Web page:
About the author

is a researcher at Al Jazeera Centre for Studies.

references

(1)   (2017) Simon Allison, “Grace Mugabe: the rags to riches rise and fall of 'Gucci Grace'”, The Guardian, 15 November, https://www.theguardian.com/world/2017/nov/15/grace-mugabe-the-rags-to-riches-rise-and-fall-of-gucci-grace (accessed 1 December 2017)

(2)   (2014) Peta Thornycroft and Erin Conway-Smith, “Grace Mugabe made head of Zanu PF party's women's wing”, The Telegraph, 6 December, http://www.telegraph.co.uk/news/worldnews/africaandindianocean/zimbabwe/11277477/Grace-Mugabe-appointed-head-of-Zanu-PF-partys-womens-wing.html (accessed 1 December 2017).

(3)   (2017) Max Bearak, “How Grace Mugabe’s power grab ended up backfiring”, The Washington Post, 15 November, https://www.washingtonpost.com/news/worldviews/wp/2017/11/15/how-grace-mugabes-power-grab-ended-up-backfiring/?utm_term=.3ca93d0bc0c6 (accessed 2 December 2017).

(4)   (2014) Peta Thornycroft, “Grace Mugabe claims Joice Mujuru plans to kill her 'Gaddafi-style'”, The Telegraph, 19 November, http://www.telegraph.co.uk/news/worldnews/africaandindianocean/zimbabwe/11241242/Grace-Mugabe-claims-Joice-Mujuru-plans-to-kill-her-Gaddafi-style.html (accessed 28 November 2017).

(5)   (2017) Conor Gaffey, “There is a power struggle in Zimbabwe and Grace Mugabe is set to come out on top”, Newsweek, ^ November, http://www.newsweek.com/robert-mugabe-zimbabwe-president-grace-mugabe-702789 (accessed 3 December 2017).

(6)   (2017) “Zimbabwe: What's happening?”, Al Jazeera English Online, 23 November, http://www.aljazeera.com/news/2017/11/happening-zimbabwe-171115054133319.html (accessed 1 December 2017).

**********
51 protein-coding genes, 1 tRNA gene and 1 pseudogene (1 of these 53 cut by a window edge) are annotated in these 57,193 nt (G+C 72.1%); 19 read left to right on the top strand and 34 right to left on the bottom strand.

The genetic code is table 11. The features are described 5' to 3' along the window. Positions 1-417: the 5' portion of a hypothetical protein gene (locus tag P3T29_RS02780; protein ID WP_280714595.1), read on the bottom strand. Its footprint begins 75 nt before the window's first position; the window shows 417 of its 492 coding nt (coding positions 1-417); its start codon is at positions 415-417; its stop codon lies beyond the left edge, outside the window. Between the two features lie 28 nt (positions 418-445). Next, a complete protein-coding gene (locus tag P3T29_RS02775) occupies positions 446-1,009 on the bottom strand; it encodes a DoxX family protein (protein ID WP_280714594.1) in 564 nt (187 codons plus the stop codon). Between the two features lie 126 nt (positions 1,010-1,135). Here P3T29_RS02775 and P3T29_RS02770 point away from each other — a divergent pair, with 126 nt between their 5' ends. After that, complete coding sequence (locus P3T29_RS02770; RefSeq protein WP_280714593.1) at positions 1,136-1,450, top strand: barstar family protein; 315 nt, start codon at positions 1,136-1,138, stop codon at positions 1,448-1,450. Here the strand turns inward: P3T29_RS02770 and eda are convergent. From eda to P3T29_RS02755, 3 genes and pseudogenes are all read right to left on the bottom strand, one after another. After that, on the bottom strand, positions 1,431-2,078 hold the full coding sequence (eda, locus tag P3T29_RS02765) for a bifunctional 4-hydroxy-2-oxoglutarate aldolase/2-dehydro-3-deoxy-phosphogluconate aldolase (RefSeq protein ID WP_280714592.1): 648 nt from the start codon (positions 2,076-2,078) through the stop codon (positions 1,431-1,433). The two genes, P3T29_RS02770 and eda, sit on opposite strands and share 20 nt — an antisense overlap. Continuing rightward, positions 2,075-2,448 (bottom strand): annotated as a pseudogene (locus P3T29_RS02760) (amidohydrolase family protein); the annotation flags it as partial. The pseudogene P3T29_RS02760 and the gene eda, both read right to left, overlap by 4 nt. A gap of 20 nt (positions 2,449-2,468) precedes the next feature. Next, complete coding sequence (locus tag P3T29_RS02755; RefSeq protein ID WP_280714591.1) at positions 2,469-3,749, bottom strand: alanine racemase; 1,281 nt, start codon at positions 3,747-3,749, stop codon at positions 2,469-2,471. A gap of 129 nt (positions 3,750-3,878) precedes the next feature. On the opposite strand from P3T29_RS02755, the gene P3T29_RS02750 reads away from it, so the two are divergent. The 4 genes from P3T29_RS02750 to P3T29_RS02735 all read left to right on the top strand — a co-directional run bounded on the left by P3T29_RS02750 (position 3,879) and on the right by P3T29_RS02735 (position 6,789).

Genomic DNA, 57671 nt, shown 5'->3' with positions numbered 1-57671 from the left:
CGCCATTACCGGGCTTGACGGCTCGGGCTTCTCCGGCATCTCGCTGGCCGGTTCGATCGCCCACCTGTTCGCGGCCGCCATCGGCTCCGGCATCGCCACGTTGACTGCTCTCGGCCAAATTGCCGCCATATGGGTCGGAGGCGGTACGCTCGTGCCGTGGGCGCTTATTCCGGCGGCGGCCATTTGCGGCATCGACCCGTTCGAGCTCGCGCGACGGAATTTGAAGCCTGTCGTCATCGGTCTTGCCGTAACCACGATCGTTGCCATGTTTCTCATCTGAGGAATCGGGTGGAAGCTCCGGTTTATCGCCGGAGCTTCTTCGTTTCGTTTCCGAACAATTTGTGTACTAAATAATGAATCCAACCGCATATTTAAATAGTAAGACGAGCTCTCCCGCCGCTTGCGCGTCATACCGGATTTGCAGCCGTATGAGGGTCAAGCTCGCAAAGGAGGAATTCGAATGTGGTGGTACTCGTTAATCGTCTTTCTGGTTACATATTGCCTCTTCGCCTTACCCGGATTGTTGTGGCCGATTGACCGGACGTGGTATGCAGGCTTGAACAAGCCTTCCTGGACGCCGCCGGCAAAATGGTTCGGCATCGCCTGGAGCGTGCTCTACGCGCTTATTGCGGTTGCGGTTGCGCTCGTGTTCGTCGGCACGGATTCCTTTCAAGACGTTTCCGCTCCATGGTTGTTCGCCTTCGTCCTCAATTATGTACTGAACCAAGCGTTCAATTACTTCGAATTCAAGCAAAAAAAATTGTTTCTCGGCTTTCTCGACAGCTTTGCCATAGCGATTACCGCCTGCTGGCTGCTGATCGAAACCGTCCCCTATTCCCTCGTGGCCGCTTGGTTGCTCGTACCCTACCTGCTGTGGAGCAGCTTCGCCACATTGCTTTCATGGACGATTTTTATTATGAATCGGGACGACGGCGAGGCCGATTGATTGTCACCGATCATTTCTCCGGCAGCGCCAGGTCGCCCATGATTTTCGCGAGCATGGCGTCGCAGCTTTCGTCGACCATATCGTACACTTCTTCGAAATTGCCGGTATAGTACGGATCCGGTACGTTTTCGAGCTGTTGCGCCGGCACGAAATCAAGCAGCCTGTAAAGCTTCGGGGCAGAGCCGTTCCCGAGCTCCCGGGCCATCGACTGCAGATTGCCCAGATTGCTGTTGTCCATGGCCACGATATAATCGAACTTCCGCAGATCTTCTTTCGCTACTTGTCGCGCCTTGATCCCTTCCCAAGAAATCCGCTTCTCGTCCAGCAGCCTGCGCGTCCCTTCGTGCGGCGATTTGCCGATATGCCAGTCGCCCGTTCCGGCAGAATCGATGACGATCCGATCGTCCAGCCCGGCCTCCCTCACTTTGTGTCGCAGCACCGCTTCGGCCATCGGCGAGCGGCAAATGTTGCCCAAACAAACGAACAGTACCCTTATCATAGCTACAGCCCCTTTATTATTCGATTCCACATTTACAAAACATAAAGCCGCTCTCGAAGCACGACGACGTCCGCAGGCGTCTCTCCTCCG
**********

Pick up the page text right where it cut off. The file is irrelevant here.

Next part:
(7)   (2013) Lloyd Msipa, “Why ZAPU entered into the Unity accord of December 1987”, Bulawayo24.com, 21 December, http://bulawayo24.com/index-id-news-sc-national-byo-40563.html (accessed 25 November 2017).

(8)   (2017) “Lacoste, Zanu-PF Faction”, Pindula, 17 November, https://www.pindula.co.zw/Lacoste,_Zanu-PF_Faction (accessed 30 November 2017).

(9)   (2016) Ben Hadley, “Team Lacoste comes face to face with G40”, OnlineNigeria, 8 November, https://news2.onlinenigeria.com/world/africa/555361-team-lacoste-comes-face-to-face-with-g40.html (accessed 28 November 2017).

(10) (2017) Nhlalo Ndaba, “Grace Mugabe in leadership race”, The Times Live, 17 October, https://www.timeslive.co.za/news/africa/2017-10-17-grace-mugabe-in-leadership-race/ (accessed 2 December 2017).

(11) (2016) “The Role of the Armed Forces in Zimbabwe”, The Zimbabwean, 13 November, http://www.thezimbabwean.co/2016/11/role-armed-forces-zimbabwe/ (accessed 2 December 2017).

(12) (2017) “How Diamonds Fund Zimbabwe’s Secret Police”, Bloomberg, 11 September, https://www.bloomberg.com/news/articles/2017-09-10/diamonds-fund-zimbabwe-political-oppression-global-witness-says (accessed 1 December 2017).

(13) (2017) “Zimbabwe: What's happening?”, Al Jazeera English Online, 23 November, http://www.aljazeera.com/news/2017/11/happening-zimbabwe-171115054133319.html (accessed 1 December 2017).

(14) (2017) “Zimbabwe: Mnangagwa appoints military to key government positions” (in French), RFI, 1 December, http://www.rfi.fr/afrique/20171201-zimbabwe-nominations-ex-militaires-gouvernement-mnangagwa (accessed 3 December 2017).

(15) (2017) “Zimbabwe’s new president Emmerson Mnangagwa offers money to white farmers”, The Sunday Times, 25 November, https://www.thetimes.co.uk/article/mnangagwa-offers-money-to-white-farmers-ttgw5vmwq (accessed 1 December 2017).

(16) (2017) Does China have a hand in Zimbabwe’s crisis? (in Arabic), Al Jazeera Net, 16 November, http://www.aljazeera.net/news/presstour/2017/11/16/%D9%87%D9%84-%D9%84%D9%84%D8%B5%D9%8A%D9%86-%D9%8A%D8%AF-%D9%81%D9%8A-%D8%A3%D8%B2%D9%85%D8%A9-%D8%B2%D9%8A%D9%85%D8%A8%D8%A7%D8%A8%D9%88%D9%8A (accessed 27 November 2017).